Nina was familiar with her new neighborhood because it was still in Seabury, New Hampshire, a few miles from where she had lived only this morning. Even so, she had no friends nearby, and maybe for that reason it felt foreign here, as though she'd moved clear across the country. She was used to living near her very dear friends Susanna Garston and Ginny Cowling, but pop-in visits would be less frequent now that they lived fifteen minutes across town. For whatever reason, it felt much farther than that. Of course she'd adjust, and eventually she'd be as comfortable here as she'd been in the place where she'd spent the last fifteen years raising her children. She understood it would take time and effort for things to feel normal for everyone, and that applied to her new relationship as much as to her new home.
But today it all felt eerily unsettling.
At the far edge of her lawn a splendid oak tree growing near her property line spread its thick branches from the neighbor's yard into hers, providing pockets of shade where a bold chipmunk escaped the August heat and observed the move with curious dark eyes.
Turning her head to the sound of scuffing footsteps, Nina watched nervously as her son, Connor, backed down the truck ramp clutching an oversize box in his outstretched arms.
"Careful, buddy. That looks pretty heavy," Simon said as Connor made a tricky pivot move at the bottom of the ramp that had heated to a steak-sizzling temperature under the unrelenting summer sun.
After deftly avoiding the family's five-year-old golden retriever, Daisy, who had splayed herself out at the foot of the ramp, Connor sent Simon a confident look that carried no resentment, but then again, he didn't share Maggie's unrealistic fantasies about their dad. He knew as well as Nina that Glen was gone, and gone for good.
Connor trotted the box up the wide front stairs with ease. Nina still could not get comfortable with how much he'd grown in the past few years. He towered over her and his younger sister. Not only was he tall for his age—sixteen going on twenty-six, judging by his attitude these days—but he was also well-muscled, thanks to his dedication to the football team. He was as handsome as a Disney prince, too, with a wavy head of jet-black hair and an irresistible dimpled smile. He'd gotten Nina's darker Italian coloring, and Glen, who was Irish through and through, had made plenty of milkman jokes over the years.
Inside, Nina caught Maggie, blue eyes brimming, surveying the empty rooms from the unfurnished foyer. The modest home was a good deal smaller than the one her daughter had lived in all her life, but square footage was not the reason for Maggie's distress. It was all about whom she'd be living with, not where.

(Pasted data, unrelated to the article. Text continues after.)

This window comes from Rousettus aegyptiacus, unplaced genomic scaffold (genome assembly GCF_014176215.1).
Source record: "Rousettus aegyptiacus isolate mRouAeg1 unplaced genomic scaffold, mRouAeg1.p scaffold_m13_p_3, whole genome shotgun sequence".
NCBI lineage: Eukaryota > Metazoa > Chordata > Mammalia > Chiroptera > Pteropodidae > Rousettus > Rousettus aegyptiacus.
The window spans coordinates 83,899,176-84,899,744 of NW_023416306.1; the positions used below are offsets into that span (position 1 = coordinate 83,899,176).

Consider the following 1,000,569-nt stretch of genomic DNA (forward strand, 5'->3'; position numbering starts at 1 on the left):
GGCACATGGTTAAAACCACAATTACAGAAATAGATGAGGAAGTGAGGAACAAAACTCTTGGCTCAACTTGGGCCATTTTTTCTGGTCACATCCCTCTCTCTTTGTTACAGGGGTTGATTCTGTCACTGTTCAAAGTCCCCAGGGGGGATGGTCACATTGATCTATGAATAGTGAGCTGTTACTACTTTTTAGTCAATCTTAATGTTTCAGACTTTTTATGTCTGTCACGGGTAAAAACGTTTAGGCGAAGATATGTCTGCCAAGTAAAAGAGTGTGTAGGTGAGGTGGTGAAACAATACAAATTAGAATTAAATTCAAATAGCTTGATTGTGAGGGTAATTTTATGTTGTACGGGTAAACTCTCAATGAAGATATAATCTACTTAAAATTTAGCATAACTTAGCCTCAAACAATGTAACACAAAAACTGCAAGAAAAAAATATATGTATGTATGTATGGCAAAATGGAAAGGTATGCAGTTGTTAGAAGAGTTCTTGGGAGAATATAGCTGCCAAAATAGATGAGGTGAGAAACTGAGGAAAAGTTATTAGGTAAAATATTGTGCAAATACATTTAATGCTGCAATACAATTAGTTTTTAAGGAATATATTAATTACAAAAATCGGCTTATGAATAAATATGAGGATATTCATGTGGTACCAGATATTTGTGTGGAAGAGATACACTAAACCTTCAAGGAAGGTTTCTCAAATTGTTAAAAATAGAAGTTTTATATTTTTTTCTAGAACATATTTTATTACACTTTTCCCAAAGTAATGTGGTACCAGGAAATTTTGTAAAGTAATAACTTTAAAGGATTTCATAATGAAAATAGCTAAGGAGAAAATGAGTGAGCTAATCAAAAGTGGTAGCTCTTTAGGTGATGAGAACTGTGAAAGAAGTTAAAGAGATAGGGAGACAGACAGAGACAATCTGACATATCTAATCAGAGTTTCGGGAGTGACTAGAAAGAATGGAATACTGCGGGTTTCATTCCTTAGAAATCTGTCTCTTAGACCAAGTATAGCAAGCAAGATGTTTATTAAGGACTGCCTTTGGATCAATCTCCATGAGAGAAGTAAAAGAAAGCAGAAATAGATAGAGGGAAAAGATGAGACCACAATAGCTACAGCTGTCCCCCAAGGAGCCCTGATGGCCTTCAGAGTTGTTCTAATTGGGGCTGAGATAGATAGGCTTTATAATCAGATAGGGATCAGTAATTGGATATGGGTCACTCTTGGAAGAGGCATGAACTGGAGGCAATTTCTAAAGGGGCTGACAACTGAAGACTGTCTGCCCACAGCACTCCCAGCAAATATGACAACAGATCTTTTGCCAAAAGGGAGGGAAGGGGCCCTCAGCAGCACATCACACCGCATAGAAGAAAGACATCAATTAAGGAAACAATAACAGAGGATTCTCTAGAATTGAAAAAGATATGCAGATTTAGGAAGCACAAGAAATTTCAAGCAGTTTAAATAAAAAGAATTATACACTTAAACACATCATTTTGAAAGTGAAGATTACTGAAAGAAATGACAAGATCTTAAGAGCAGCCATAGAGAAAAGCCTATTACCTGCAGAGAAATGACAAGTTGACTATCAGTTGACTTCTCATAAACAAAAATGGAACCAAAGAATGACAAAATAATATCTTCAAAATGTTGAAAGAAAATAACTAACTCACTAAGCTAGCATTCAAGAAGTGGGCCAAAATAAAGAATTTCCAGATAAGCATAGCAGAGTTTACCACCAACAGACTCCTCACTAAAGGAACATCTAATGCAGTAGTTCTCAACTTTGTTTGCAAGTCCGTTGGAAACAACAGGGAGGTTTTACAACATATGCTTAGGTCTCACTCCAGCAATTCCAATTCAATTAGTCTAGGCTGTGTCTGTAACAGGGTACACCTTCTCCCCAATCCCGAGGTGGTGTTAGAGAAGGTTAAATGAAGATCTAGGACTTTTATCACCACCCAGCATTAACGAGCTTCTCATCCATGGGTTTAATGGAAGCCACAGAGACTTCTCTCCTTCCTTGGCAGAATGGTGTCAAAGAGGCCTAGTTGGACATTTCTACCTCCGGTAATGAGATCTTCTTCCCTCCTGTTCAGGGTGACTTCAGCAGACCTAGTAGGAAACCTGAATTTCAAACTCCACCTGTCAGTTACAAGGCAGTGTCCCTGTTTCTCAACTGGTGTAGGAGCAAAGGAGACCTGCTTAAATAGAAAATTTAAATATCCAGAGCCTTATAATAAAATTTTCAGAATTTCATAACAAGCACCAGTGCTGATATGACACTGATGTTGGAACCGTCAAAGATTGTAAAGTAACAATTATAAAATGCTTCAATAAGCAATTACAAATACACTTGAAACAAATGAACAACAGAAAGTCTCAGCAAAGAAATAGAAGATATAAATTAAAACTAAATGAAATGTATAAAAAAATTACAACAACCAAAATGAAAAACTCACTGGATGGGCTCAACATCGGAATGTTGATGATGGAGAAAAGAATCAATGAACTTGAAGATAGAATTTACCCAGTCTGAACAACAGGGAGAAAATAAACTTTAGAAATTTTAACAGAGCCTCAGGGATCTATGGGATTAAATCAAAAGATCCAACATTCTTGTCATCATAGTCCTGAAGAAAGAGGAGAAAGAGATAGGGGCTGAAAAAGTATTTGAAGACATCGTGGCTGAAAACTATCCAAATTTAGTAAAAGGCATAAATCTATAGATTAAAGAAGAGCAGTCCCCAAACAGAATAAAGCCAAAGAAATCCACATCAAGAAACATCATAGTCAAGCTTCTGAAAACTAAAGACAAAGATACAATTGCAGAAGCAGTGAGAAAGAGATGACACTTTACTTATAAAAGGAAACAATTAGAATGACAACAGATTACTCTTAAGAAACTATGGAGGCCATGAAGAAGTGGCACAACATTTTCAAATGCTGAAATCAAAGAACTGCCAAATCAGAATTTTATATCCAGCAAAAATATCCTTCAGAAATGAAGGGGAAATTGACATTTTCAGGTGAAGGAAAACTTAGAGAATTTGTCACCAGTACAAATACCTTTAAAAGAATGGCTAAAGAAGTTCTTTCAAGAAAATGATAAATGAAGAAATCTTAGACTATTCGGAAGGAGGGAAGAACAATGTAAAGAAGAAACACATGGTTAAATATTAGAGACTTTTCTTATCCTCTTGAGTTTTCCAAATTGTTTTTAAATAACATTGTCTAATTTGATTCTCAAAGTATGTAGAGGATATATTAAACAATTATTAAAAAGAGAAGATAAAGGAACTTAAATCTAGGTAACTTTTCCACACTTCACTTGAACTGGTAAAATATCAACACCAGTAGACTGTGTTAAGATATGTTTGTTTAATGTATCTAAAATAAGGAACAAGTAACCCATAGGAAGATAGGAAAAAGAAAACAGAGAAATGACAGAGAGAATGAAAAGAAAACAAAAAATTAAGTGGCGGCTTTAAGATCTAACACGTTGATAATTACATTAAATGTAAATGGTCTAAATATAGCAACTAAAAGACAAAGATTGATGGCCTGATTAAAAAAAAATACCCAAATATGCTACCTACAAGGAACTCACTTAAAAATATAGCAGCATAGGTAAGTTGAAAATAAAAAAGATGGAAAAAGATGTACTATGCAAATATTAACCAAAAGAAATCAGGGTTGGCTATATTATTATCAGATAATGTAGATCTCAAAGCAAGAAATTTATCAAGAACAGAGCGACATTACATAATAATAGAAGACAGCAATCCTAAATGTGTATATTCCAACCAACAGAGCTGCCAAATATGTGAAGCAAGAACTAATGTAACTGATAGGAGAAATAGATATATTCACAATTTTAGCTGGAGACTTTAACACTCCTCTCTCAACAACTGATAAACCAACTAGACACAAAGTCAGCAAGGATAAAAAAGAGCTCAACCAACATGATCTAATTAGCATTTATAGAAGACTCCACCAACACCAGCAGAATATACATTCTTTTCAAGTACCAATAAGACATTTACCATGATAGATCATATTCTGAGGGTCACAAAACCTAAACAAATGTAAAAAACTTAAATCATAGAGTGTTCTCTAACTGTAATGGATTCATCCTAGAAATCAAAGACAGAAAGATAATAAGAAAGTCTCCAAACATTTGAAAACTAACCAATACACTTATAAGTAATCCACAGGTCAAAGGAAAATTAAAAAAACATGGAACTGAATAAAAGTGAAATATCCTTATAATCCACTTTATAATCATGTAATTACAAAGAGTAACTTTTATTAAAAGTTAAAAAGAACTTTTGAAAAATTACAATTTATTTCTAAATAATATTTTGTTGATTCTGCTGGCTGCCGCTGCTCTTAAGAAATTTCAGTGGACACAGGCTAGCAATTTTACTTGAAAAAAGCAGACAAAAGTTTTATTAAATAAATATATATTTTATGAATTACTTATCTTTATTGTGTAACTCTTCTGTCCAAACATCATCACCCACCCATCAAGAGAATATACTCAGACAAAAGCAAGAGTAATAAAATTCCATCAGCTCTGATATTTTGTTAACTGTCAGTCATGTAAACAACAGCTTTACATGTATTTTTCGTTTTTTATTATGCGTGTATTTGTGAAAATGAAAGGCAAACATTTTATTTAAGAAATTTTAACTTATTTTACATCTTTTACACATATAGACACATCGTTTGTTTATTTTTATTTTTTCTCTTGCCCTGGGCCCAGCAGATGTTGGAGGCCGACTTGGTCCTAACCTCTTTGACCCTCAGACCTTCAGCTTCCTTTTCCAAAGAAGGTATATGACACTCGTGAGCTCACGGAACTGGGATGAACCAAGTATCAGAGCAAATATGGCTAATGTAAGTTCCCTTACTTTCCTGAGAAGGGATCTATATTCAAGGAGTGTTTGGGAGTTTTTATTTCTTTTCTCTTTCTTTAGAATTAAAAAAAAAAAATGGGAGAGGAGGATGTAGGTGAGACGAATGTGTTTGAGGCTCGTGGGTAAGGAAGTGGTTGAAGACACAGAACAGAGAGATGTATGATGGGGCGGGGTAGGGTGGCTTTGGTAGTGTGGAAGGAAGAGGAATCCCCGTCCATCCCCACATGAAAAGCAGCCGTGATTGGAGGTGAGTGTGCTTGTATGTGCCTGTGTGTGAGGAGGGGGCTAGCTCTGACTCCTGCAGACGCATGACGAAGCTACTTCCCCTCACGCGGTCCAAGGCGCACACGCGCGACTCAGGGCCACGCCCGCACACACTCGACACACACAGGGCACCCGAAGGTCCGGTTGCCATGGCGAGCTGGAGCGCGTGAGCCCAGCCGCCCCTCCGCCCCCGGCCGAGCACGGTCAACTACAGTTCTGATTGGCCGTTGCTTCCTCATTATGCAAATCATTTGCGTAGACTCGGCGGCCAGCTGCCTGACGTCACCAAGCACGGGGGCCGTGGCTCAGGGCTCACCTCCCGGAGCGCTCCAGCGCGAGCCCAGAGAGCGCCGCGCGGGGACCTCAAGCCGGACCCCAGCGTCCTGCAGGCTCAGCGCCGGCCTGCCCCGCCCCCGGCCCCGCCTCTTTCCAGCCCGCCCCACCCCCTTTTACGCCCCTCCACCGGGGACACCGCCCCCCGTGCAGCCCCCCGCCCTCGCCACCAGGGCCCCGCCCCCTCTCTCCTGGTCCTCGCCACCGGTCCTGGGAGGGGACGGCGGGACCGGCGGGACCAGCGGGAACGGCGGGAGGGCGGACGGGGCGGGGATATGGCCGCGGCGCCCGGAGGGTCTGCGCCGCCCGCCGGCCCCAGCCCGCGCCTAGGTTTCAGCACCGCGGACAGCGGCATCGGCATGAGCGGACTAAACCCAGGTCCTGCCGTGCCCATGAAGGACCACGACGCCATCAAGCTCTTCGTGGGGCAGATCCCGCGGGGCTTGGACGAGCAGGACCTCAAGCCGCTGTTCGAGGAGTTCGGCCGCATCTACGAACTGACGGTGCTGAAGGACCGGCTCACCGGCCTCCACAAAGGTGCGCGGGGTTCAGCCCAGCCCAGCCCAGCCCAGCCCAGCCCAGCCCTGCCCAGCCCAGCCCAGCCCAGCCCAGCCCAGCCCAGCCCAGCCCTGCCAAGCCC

It was all about Simon.
If somebody had told Nina a few years ago that she would end up living with the social studies teacher from her daughter's middle school, in a new house they had bought together, she would have broken into a fit of laughter.
In another eight months or so, the court most likely would grant Nina her divorce from Glen, after which she might feel ready to say yes to Simon's marriage proposal so he could officially become her new husband. New Hampshire law was quite specific: spousal abandonment had to last two years or longer and required a demonstrated, willful desire to desert and terminate the marital relationship. Clearly, Glen's actions met those criteria. Or maybe he really was dead. Without a body, Nina had no way of knowing, while Maggie continued to hold out hope that her dad would soon return to them.
Nina directed Connor, still lugging the box, down the hallway to the kitchen. At some point, she'd hang her framed family photographs on the bare white walls, just as she had decorated her last home—only this time Glen would not grace any of the images.
With the windows closed, the empty house had turned into a sauna. Sweat beaded up on Nina's arms, and the cotton of her loose-fitting gray T-shirt stuck to the small of her back. But a tickle of excitement at the prospect of nesting helped her ignore the discomfort. Without the previous owners' furniture, the rooms appeared smaller than Nina remembered, though it was easy to visualize where she would put her things. The living room curtains would have to be shortened, but first she'd have to find her sewing machine, hidden inside one of those moving boxes.
Returning to the front hall, Nina found Maggie, looking serious, standing in the middle of what would eventually be a small first-floor office. Perhaps she, too, was imagining what the room would look like with furniture in it, though she would have to picture it with Simon's furnishings in the mix—if she could remember what he owned. Maggie had been to Simon's house only a few times, even though he lived just on the other side of town.